Ethics are rules of behavior based on ideas about what is morally good and bad. (Merrriam-Webster.com) This paper is to compare the similarities and differences between virtue theory, utilitarianism, and deontological ethics. I will do this by studying these ethical theories and by comparing them along with showing the details on how each theory relates to ethics and morality. It will also include an example of a personal experience to describe the relationship between virtue, values, and moral concepts as they connect to one of the three theories.
Virtue ethics focuses on how to be; studies what makes the character traits of people. A person who has these traits will act by habit in certain ways not because of a person’s values, but because it is what a moral person would do. (Boylan, 2009) A police officer’s pledge is an example of virtue ethics because he pledges to uphold the law.
Utilitarianism theory of ethics states “that an action is morally right when that action produces more total utility for the group than any other alternative. Sometimes this has been shortened to the slogan, “The greatest good for the greatest number” (Boylan, 2009). In other words, utilitarianism specifically looks at the advantages of happiness, providing the greatest balance of pleasure, along with reducing suffering. For example, if you are asked to go to two cookouts on the same Sunday, depending on which cookout you decide to go to, will affect the happiness of both sides.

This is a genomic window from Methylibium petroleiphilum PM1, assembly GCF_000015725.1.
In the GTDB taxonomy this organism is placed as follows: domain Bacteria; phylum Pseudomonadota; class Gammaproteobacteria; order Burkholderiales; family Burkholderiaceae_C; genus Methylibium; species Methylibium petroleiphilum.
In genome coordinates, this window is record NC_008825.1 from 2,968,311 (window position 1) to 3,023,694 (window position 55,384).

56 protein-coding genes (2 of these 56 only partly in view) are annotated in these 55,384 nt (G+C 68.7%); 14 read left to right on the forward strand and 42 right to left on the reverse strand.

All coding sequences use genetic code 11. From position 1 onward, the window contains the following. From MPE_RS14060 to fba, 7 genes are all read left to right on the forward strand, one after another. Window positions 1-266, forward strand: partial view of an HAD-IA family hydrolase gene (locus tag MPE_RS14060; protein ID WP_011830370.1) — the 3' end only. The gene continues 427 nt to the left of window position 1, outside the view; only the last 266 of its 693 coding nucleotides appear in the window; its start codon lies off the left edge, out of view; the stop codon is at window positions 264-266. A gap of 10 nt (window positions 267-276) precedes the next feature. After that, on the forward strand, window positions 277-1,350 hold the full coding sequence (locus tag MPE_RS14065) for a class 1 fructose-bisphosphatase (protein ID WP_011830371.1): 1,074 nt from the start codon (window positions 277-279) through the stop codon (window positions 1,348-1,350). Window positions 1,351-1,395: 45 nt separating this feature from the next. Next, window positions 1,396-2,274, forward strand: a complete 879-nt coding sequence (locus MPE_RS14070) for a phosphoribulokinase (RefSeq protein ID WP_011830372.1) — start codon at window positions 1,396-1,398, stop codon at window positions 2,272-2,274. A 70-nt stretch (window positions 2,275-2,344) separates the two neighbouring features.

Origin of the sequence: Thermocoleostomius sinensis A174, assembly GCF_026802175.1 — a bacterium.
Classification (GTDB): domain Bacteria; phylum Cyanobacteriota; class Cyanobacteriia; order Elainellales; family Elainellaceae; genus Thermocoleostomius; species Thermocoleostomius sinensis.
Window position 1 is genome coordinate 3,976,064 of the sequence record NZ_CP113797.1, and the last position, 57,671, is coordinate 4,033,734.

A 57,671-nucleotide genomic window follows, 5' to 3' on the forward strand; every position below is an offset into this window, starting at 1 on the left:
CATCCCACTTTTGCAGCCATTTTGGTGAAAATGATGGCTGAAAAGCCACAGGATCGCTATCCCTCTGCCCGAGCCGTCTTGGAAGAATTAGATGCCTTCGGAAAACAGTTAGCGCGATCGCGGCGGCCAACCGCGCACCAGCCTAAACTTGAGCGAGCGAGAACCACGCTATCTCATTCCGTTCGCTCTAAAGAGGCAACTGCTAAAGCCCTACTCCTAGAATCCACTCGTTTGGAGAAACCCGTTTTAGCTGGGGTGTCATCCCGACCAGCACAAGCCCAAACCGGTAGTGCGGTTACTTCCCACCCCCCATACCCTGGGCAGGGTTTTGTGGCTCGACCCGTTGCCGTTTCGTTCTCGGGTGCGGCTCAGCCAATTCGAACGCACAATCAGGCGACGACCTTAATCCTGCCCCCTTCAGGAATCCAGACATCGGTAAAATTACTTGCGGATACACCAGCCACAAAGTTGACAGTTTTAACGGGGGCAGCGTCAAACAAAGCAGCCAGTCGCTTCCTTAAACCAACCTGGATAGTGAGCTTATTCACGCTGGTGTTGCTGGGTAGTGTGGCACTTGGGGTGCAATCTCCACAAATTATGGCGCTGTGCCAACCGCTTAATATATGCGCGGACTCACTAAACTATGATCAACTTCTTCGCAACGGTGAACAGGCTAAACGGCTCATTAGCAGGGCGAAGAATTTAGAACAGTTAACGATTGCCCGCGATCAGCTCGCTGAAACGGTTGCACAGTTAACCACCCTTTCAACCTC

Deontology is defined by Boylan (2009) as a “moral theory that emphasizes one’s duty to do a particular action just because the action itself is inherently right and not through any other sort of calculations – such as the consequences of the action.” For example, if you find a wallet in the supermarket parking lot. Two decisions can be made, first you can keep it or second you can return it either to the supermarket or the person it belongs too. To compare all three theories, let us look at the following example: borrowing money in tough times knowing that the money cannot be paid back. According to deontology, it is morally wrong not to pay back the loan.
However, utilitarianism allows borrowing that money without paying it back, supposing that the money allows more happiness that it would by not asking for the loan. Virtue ethics would not allow the loan not to be paid back, because the action of not paying is not moral and honest. Although deontology and utilitarianism are categorized as “ethics of conduct,” they are different in their ethical theory. Deontology recommends an action based on a moral rule or principle, while for utilitarianism an action is right if it gives the best results or happiness to the action. Virtue ethics is categorized as “ethics of character” looks at how people should be instead of what actions people might take.
Virtue ethics is how I am built. I use the tools I was taught in the Marine Corps to apply to my everyday life, and pass them down to my children. I believe in doing the right thing no matter what. I believe that self-respect and honor are what is missing in today’s society. In my opinion, if society would do the right thing a majority of the time we would be better off. If society would not just think about themselves but take in consideration other people’s feelings the world would be a much better place.
Boylan, M. (2009). Basic Ethics in Action: Basic Ethics (2nd ed.). : Pearson Education.
Merriam-Webster.com. (n.d.). Retrieved from http://www.merriam-webster.com/